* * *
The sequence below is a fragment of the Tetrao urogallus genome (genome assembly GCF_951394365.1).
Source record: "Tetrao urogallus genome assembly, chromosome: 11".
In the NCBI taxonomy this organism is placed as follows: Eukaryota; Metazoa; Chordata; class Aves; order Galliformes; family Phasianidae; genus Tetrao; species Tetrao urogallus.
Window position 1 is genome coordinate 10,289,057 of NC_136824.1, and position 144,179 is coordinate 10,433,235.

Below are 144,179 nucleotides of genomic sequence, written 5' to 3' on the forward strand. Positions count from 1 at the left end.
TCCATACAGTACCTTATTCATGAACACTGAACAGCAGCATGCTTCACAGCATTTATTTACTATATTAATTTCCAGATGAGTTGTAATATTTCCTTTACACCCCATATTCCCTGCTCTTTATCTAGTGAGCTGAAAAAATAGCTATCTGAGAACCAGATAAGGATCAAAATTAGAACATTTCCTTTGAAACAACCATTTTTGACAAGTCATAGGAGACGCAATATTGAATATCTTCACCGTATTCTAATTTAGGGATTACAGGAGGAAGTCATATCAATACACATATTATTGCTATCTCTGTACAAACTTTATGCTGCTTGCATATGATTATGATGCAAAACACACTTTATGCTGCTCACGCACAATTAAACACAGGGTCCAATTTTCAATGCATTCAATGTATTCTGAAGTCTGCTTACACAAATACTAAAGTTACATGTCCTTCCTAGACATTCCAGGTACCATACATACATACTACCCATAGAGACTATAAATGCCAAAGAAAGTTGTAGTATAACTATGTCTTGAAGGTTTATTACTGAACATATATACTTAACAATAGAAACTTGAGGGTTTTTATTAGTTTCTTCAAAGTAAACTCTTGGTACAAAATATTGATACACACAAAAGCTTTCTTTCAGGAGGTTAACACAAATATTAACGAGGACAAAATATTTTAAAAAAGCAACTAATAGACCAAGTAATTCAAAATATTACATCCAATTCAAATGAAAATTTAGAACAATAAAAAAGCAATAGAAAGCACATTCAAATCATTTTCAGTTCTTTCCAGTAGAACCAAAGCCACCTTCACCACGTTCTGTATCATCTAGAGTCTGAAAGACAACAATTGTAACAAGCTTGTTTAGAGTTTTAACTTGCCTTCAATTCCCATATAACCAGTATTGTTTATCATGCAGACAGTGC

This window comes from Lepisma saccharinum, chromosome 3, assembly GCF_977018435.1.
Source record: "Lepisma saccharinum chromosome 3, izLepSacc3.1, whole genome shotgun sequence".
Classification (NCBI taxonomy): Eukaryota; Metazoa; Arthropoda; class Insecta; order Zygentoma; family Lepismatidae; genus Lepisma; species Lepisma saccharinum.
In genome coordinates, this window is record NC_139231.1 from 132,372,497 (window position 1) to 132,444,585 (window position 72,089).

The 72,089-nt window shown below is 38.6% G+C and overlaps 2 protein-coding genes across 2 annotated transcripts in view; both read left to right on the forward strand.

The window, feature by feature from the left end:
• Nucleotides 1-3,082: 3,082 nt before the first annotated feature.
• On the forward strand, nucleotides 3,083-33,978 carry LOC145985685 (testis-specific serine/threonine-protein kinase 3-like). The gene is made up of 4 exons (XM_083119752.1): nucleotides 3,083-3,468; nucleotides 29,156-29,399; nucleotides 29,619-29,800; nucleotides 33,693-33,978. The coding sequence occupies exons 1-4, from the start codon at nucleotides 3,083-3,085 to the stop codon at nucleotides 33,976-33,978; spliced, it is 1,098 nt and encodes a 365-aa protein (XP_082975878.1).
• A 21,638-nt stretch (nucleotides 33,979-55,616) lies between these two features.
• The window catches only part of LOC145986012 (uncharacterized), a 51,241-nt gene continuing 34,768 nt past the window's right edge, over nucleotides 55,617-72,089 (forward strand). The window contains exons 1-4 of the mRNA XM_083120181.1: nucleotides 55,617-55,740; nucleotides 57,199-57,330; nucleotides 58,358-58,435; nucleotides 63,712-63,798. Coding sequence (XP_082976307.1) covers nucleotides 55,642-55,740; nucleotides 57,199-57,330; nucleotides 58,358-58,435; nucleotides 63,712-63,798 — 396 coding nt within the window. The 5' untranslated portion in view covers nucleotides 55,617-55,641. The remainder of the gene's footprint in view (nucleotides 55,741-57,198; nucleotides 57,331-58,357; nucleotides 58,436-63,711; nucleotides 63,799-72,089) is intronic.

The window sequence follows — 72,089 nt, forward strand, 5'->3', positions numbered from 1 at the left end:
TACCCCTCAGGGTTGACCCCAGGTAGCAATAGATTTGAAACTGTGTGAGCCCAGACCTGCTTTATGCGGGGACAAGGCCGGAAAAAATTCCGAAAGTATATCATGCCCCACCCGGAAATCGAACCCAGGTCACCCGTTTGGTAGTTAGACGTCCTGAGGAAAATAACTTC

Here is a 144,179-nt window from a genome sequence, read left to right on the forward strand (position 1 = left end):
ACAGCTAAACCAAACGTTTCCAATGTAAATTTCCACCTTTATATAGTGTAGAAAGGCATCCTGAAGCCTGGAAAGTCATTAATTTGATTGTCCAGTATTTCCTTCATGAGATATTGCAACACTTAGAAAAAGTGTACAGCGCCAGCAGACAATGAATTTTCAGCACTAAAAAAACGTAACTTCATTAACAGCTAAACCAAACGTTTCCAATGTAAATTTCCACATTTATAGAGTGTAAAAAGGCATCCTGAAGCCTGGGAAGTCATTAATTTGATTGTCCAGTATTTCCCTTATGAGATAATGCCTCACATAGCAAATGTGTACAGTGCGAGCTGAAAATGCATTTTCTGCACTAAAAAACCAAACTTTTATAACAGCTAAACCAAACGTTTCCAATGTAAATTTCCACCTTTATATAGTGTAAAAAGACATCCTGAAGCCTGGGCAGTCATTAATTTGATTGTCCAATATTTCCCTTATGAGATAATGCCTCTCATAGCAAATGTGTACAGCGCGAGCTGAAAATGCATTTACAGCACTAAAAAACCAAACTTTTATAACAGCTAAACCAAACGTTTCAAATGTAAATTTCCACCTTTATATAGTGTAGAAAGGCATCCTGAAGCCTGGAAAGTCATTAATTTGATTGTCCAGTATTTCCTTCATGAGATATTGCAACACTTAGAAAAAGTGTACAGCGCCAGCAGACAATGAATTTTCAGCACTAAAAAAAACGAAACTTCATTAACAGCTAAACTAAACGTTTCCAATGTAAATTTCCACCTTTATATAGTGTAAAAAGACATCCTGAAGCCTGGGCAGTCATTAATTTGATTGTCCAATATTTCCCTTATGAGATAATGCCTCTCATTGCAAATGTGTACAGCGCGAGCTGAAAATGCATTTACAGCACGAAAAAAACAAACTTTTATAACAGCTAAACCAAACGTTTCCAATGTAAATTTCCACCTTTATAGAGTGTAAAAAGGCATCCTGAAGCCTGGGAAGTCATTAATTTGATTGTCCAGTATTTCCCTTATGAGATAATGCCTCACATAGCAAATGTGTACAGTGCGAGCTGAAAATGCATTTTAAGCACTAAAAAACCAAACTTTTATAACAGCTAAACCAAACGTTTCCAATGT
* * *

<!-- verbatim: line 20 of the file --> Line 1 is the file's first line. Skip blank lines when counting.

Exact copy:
ACAGCTAAACCAAACGTTTCCAATGTAAATTTCCACCTTTATATAGTGTAGAAAGGCATCCTGAAGCCTGGAAAGTCATTAATTTGATTGTCCAGTATTTCCTTCATGAGATATTGCAACACTTAGAAAAAGTGTACAGCGCCAGCAGACAATGAATTTTCAGCACTAAAAAAACGTAACTTCATTAACAGCTAAACCAAACGTTTCCAATGTAAATTTCCACATTTATAGAGTGTAAAAAGGCATCCTGAAGCCTGGGAAGTCATTAATTTGATTGTCCAGTATTTCCCTTATGAGATAATGCCTCACATAGCAAATGTGTACAGTGCGAGCTGAAAATGCATTTTCTGCACTAAAAAACCAAACTTTTATAACAGCTAAACCAAACGTTTCCAATGTAAATTTCCACCTTTATATAGTGTAAAAAGACATCCTGAAGCCTGGGCAGTCATTAATTTGATTGTCCAATATTTCCCTTATGAGATAATGCCTCTCATAGCAAATGTGTACAGCGCGAGCTGAAAATGCATTTACAGCACTAAAAAACCAAACTTTTATAACAGCTAAACCAAACGTTTCAAATGTAAATTTCCACCTTTATATAGTGTAGAAAGGCATCCTGAAGCCTGGAAAGTCATTAATTTGATTGTCCAGTATTTCCTTCATGAGATATTGCAACACTTAGAAAAAGTGTACAGCGCCAGCAGACAATGAATTTTCAGCACTAAAAAAAACGAAACTTCATTAACAGCTAAACTAAACGTTTCCAATGTAAATTTCCACCTTTATATAGTGTAAAAAGACATCCTGAAGCCTGGGCAGTCATTAATTTGATTGTCCAATATTTCCCTTATGAGATAATGCCTCTCATTGCAAATGTGTACAGCGCGAGCTGAAAATGCATTTACAGCACGAAAAAAACAAACTTTTATAACAGCTAAACCAAACGTTTCCAATGTAAATTTCCACCTTTATAGAGTGTAAAAAGGCATCCTGAAGCCTGGGAAGTCATTAATTTGATTGTCCAGTATTTCCCTTATGAGATAATGCCTCACATAGCAAATGTGTACAGTGCGAGCTGAAAATGCATTTTAAGCACTAAAAAACCAAACTTTTATAACAGCTAAACCAAACGTTTCCAATGT